- Pet forum for dogs cats and humans 


Eclectic readers

February 27th, 2006, 09:46 PM
Anyone here eclectic readers? you know...reading the non-popular/non-mainstream stuff?

My bf got me addicted to Neil Gaimen. Very interesting fantasy/sci-fi stuff. Highly recommend American Gods, Star Dust, Good Omens (hilarious!), and Neverwhere. He wrote the popular comic book series Sandman as well.

Also, there is this author, Gregory Mcquire. He writes adult novels about kids books. He has one called "confessions of an ugly stepsister" which is and grown up novel about cinderella, but from the viewpoint of the stepsister.

jesse's mommy
February 27th, 2006, 09:51 PM
I just read Wicked about a month ago and loved it! I asked Jim to get me the entire set for my birthday. We'll keep our fingers crossed. There's Wicked, Son of Witch, Confessions of an Ugly Stepsister, Lost, and Mirror Mirror. I really hope he gets them for me. I think Gregory Maguire is wonderful. I love how he twists the typical childhood fairy tail into something that questions your morals and incorporates political views into the stories. I like how it gets you to think about things from a different point of view. Wicked was also made into a Broadway Musical. I have the music for it and it's great, but haven't seen the show yet.

February 27th, 2006, 10:06 PM
We have them all, but I've only read confessions of an ugly stepsister so far, and I'm reading lost right now. It's ok so far. kinda weird. It's supposed to be based on Dickens and Scrooge, but I don't see it yet.

February 27th, 2006, 10:27 PM
oh Raingirl, if you're just now getting into Neil's stuff, there's SUCH a world to explore! While it's now a movie, Mirrormask is unreal as a piece of fiction, and translated well to film. I get chills thinking of that man's brain and how I wish I could write one billionth as well (total fangirl!). I'm currently reading a murder mystery translated from swedish (makes the syntax and sentence structure...interesting) by Henning Mankell called One Step Behind. Because of the translation and the very different view point and writing style, I consider it non-mainstream. I did 2 grad seminars in Post Modern Lit, which is trying (books like The Unbearable Lightness of Being, The Lover, and You Don't Love Yourself), but very satisfying if you're into lit like that. I'm so happy this forum now exists!

February 28th, 2006, 09:11 AM
If you really liked Good Omens (and I loved it!), try Terry Pratchett's Discworld novels-especially Wyrd Sisters and Mort. Also, somewhat more along the lines of Good Omens is Pratchett's Johnny and the Dead.

In the line of retelling of Faerie tales, Mercedes Lackey has redone several in a fantasy setting-The Gates of Sleep (Sleeping Beauty), The Black Swan (Swan Lake), and one that I think is called Firebird, from a Russian folktale. Easy reads, but enjoyable.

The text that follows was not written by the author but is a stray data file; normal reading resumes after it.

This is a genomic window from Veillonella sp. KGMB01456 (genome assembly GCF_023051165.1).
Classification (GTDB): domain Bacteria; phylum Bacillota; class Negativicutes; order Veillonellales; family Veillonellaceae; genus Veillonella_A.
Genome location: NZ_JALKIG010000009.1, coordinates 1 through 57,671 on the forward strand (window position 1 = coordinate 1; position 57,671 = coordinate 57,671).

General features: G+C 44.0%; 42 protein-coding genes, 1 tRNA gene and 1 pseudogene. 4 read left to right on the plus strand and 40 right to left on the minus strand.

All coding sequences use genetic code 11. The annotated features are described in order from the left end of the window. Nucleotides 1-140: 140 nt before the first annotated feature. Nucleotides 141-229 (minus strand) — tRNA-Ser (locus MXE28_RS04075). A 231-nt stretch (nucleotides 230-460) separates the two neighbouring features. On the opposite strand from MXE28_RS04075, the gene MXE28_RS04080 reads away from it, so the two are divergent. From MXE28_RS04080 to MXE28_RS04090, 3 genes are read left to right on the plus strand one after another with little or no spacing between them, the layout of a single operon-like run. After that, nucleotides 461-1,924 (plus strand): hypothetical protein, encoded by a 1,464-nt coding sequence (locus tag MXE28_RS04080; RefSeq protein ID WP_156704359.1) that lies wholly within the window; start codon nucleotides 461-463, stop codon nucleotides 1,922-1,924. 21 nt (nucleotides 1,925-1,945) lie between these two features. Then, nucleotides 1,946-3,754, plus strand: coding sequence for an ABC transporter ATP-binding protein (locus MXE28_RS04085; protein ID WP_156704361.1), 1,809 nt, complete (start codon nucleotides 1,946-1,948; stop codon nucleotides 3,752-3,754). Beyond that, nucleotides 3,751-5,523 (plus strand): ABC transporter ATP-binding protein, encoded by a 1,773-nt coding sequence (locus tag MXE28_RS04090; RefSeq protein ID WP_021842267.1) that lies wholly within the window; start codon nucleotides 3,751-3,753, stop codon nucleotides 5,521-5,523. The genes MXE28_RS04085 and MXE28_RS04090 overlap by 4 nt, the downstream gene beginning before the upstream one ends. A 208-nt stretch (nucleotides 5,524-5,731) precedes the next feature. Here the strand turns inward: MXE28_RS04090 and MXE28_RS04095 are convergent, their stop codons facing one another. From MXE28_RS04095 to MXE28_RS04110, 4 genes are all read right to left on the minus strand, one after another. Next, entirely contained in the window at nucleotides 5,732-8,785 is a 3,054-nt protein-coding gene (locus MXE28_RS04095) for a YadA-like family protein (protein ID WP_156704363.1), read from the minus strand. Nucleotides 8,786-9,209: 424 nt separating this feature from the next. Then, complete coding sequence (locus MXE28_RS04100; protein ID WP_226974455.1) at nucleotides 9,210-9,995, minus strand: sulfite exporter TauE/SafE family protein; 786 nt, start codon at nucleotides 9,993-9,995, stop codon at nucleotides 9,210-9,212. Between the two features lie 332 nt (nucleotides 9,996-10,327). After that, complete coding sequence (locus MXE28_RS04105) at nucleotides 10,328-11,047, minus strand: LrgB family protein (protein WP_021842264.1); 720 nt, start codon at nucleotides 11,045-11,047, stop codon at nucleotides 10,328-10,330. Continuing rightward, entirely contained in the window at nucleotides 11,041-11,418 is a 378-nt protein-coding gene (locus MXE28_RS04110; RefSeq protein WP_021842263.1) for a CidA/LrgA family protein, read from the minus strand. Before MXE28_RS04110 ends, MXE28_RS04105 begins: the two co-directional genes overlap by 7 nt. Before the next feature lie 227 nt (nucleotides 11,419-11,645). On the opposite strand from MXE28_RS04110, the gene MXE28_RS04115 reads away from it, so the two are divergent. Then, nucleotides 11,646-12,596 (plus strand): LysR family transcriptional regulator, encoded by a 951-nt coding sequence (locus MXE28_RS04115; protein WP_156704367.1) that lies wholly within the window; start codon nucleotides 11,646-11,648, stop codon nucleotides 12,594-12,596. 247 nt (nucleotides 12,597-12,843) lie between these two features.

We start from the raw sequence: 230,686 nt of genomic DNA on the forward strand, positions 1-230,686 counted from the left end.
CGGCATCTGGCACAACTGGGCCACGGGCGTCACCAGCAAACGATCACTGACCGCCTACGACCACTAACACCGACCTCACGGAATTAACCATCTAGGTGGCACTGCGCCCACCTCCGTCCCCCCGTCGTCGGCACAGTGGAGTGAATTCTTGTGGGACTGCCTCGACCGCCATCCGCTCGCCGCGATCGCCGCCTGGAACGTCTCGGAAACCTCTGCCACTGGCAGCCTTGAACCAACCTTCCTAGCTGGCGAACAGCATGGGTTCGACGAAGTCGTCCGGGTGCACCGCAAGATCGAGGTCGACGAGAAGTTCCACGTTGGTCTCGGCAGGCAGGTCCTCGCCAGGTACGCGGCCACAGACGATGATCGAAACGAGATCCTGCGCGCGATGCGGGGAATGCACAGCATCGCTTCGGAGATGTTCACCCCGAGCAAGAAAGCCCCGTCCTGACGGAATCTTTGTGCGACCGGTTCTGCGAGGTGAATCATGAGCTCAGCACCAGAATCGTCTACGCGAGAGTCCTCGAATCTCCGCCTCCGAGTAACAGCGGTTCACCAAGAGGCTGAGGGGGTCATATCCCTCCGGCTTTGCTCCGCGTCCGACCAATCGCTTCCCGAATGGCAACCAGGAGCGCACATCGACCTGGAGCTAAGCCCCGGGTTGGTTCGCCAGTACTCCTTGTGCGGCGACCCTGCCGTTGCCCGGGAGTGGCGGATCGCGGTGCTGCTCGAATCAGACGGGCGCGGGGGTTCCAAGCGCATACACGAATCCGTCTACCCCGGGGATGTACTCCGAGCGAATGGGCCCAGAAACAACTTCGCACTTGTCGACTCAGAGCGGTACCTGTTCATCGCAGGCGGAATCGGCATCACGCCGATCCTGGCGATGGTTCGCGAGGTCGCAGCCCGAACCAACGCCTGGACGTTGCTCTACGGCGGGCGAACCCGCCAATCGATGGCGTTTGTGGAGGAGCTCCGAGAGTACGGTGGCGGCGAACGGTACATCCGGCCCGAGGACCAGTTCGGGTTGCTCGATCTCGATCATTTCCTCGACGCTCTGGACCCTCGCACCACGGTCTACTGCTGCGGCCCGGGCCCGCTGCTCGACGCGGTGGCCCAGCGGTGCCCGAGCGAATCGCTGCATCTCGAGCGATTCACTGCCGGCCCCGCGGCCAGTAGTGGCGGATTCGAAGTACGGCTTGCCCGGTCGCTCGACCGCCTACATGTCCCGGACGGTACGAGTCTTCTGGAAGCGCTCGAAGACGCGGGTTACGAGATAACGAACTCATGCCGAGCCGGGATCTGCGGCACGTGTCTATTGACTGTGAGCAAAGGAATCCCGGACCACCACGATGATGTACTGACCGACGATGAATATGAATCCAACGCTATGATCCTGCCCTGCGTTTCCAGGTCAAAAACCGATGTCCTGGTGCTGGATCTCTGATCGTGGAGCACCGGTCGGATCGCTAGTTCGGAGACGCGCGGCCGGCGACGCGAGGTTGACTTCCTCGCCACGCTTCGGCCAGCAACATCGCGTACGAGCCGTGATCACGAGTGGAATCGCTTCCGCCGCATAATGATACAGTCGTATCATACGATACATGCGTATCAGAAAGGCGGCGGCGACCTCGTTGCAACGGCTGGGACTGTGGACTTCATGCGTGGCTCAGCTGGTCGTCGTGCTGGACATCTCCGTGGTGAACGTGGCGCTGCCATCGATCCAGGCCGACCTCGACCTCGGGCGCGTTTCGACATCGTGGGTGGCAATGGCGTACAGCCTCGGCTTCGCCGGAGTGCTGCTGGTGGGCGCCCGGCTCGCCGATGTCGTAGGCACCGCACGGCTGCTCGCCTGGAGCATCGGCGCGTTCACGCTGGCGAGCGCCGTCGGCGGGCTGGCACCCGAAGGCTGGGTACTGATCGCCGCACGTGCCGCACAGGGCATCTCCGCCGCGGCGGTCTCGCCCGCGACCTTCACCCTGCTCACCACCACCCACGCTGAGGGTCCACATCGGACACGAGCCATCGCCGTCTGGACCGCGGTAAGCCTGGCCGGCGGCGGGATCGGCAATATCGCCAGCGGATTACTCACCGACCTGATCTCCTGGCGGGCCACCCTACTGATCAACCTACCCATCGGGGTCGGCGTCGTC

February 28th, 2006, 10:11 AM
i have not heard of them, no, but the cinderella one sounds interesting!

February 28th, 2006, 11:19 AM
My friend is reading Wicked now, and she is really enjoying it. I shall get the book too after reading about it on here! thanks

November 27th, 2006, 08:38 PM
Wicked is such an awesome book, the play is coming to toronto and I'm trying to convince hubby to go. I would love to read his other books too though

November 29th, 2006, 06:14 PM
I read Confessions of an Ugly Stepsister. I liked it. Very interesting.

I just finished reading a book by a local author. I understand it's gaining momentum and people have compared it to The Secret Life of Bees. I didn't think it was anything like The Secret Life of Bees, so I think they're just referring to the way it's gaining popularity from the readers and not from advertising. It's called The Richest Season and it was pretty good and the author will travel to almost any book club to discuss it.

But I wouldn't call it eclectic though.

I like Esmerelda Santiago books. I think hers are more eclectic because they have more levels than most books I've read. I've read two--I think there are three. "When I was Puerto Rican" and "America's Dream" are both fantastic. The first is a memoir and the second is a novel.

November 29th, 2006, 07:17 PM
Henning Mankell is awesome, The Newfoundland writer Wayne Johnston (Colony of Unrequited Dreams) is also brilliant, I don't know why he is so unknown (or seems to be). Because people see him as a regional writer? Big mistake.